The town appears under the name Οὐρβιβεντός in Procopius (Bell. Goth. ii.11, &c.), who gives a somewhat exaggerated description of the site, and as Urbs Vetus elsewhere after his time. Belisarius starved out Vitiges in 539, and became master of it. In 606 it fell to the Lombards, and was recovered by Charlemagne. It formed part of the donation of the Countess Matilda to the papacy. Communal independence had probably been acquired as early as the end of the 10th century, but the first of the popes to reside in Orvieto and to recognize its communal administration was Hadrian IV in 1157. It was then governed by consuls, but various changes of constitution supervened in the direction of enlarging the governing body. Its sympathies were always Guelphic, and it was closely allied with Florence, which it assisted in the battle of Monteaperto (1260), and its constitution owed much to her model. In 1199 the first podestà was elected, and in 1251 the first capitano del popolo. There were considerable Guelph and Ghibelline struggles even at Orvieto, the latter party being finally destroyed in 1313, and the representatives of the former, the Monaldeschi, obtaining the supreme power. The territory of Orvieto extended from Chiusi to the coast at Orbetello, to the Lake of Bolsena and the Tiber. The various branches of the Monaldeschi continually fought among themselves, however, and the quarrels of two of them divided the city into two factions under the names of Muffati and Mercorini, whose struggles lasted until 1460, when peace was finally made between them. After this period Orvieto was peaceably ruled by papal governors, and had practically no history. Owing to the strong Guelphic sympathies of the inhabitants, and the inaccessible nature of the site, Orvieto was constantly used as a place of refuge by the popes. In 1814 it became the chief town of a district, in 1831 of a province, and in 1860 with Umbria became part of the kingdom of Italy, and became a subprefecture.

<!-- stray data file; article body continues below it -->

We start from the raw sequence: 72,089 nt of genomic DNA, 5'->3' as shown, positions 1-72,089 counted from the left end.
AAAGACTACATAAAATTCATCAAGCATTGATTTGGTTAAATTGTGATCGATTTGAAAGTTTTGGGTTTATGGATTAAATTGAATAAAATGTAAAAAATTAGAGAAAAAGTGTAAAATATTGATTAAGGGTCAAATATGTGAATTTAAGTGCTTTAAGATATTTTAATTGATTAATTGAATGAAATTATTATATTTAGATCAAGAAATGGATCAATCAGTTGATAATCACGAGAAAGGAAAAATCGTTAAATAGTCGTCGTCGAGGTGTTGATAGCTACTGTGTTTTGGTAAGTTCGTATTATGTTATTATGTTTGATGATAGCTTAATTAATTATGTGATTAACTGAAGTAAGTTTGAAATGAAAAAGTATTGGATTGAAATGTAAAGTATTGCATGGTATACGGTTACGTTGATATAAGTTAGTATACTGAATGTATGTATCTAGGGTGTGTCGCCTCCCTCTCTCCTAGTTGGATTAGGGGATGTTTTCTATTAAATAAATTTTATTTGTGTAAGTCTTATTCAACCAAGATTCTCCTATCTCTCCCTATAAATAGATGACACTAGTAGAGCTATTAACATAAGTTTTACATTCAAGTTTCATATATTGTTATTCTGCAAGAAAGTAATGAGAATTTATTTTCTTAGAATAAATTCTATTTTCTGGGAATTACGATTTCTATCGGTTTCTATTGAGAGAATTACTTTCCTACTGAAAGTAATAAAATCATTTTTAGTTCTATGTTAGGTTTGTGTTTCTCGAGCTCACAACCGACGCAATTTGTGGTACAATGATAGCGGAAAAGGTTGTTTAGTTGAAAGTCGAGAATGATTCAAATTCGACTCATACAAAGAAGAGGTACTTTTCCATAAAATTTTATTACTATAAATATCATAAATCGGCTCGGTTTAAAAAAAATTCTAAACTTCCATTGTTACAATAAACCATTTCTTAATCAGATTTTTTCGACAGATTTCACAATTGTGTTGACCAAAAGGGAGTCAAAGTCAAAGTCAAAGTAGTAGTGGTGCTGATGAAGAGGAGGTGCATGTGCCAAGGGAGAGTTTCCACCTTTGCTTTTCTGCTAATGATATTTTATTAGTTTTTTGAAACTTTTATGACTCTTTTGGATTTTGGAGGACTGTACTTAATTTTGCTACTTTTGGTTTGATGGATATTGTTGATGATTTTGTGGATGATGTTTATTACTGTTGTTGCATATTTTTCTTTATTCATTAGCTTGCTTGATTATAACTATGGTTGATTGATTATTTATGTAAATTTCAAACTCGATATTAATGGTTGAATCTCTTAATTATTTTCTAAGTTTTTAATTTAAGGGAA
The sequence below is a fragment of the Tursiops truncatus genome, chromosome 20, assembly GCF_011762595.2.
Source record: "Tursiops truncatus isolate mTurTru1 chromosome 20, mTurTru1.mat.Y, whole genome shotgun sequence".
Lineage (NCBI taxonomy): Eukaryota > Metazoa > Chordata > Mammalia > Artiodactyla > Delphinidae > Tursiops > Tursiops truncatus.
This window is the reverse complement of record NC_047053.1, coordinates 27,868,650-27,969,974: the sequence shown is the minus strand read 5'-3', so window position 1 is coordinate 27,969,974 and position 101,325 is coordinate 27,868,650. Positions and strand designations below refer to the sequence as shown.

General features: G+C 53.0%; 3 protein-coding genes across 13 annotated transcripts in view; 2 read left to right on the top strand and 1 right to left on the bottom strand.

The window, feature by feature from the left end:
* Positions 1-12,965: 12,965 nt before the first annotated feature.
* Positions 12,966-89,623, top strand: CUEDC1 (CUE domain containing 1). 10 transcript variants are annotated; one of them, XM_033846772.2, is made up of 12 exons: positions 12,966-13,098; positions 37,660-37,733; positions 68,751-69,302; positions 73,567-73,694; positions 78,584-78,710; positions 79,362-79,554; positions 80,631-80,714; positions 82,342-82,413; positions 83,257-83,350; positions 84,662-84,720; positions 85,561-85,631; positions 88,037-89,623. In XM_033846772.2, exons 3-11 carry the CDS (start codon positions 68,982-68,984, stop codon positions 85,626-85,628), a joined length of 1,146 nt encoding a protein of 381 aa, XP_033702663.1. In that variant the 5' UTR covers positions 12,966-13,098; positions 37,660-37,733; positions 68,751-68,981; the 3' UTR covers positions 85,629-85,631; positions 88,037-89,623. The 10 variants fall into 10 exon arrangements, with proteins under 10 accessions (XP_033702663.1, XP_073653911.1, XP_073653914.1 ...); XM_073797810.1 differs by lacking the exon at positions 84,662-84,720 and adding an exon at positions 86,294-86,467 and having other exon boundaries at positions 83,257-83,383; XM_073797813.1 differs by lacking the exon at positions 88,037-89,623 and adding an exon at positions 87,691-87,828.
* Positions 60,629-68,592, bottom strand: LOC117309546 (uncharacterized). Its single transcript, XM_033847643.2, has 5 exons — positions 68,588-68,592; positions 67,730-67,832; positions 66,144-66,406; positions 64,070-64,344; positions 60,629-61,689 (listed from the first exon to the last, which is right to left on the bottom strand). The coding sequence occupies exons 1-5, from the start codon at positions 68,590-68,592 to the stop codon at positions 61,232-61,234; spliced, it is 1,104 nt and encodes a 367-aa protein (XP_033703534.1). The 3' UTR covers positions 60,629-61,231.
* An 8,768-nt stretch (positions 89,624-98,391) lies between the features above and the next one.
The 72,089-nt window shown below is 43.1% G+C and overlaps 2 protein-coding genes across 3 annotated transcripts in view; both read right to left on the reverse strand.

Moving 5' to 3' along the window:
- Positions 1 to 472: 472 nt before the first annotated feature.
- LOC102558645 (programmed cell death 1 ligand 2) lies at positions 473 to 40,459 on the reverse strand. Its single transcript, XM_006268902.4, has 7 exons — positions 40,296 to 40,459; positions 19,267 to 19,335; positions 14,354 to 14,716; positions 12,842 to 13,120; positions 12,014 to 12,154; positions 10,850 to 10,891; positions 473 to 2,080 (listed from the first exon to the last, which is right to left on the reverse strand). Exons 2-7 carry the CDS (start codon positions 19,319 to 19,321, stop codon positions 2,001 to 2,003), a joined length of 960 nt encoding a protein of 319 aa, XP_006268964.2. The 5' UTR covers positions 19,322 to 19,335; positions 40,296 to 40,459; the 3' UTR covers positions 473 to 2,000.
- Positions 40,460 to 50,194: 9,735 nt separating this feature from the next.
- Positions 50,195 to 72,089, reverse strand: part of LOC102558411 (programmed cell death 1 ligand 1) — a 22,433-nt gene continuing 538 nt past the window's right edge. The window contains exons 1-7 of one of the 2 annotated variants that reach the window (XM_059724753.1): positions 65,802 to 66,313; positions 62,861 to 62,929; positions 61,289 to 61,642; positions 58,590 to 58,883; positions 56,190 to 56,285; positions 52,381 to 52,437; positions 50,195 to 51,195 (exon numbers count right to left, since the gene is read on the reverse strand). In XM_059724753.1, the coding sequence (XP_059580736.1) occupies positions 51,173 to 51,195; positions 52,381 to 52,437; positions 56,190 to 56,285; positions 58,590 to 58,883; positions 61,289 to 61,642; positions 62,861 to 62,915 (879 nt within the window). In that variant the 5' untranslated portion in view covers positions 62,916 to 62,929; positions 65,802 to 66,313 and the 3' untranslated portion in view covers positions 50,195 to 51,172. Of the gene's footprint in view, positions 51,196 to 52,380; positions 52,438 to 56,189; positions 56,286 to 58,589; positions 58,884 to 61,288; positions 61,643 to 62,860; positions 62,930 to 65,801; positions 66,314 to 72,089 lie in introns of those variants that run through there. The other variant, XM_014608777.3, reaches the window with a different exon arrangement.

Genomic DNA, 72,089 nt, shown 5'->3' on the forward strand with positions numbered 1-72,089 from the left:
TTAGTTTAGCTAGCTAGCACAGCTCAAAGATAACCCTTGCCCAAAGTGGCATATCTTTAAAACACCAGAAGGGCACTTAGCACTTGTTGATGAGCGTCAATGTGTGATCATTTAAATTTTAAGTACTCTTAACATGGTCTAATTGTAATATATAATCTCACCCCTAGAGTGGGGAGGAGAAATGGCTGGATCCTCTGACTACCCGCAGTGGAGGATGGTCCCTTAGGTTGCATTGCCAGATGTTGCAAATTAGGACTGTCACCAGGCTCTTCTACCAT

See L. Fumi, Il Duomo d' Orvieto e i suoi restauri (Rome, 1891); Orvieto, note storiche e biografiche (Città di Castello, 1891), and other works.

[T. As.]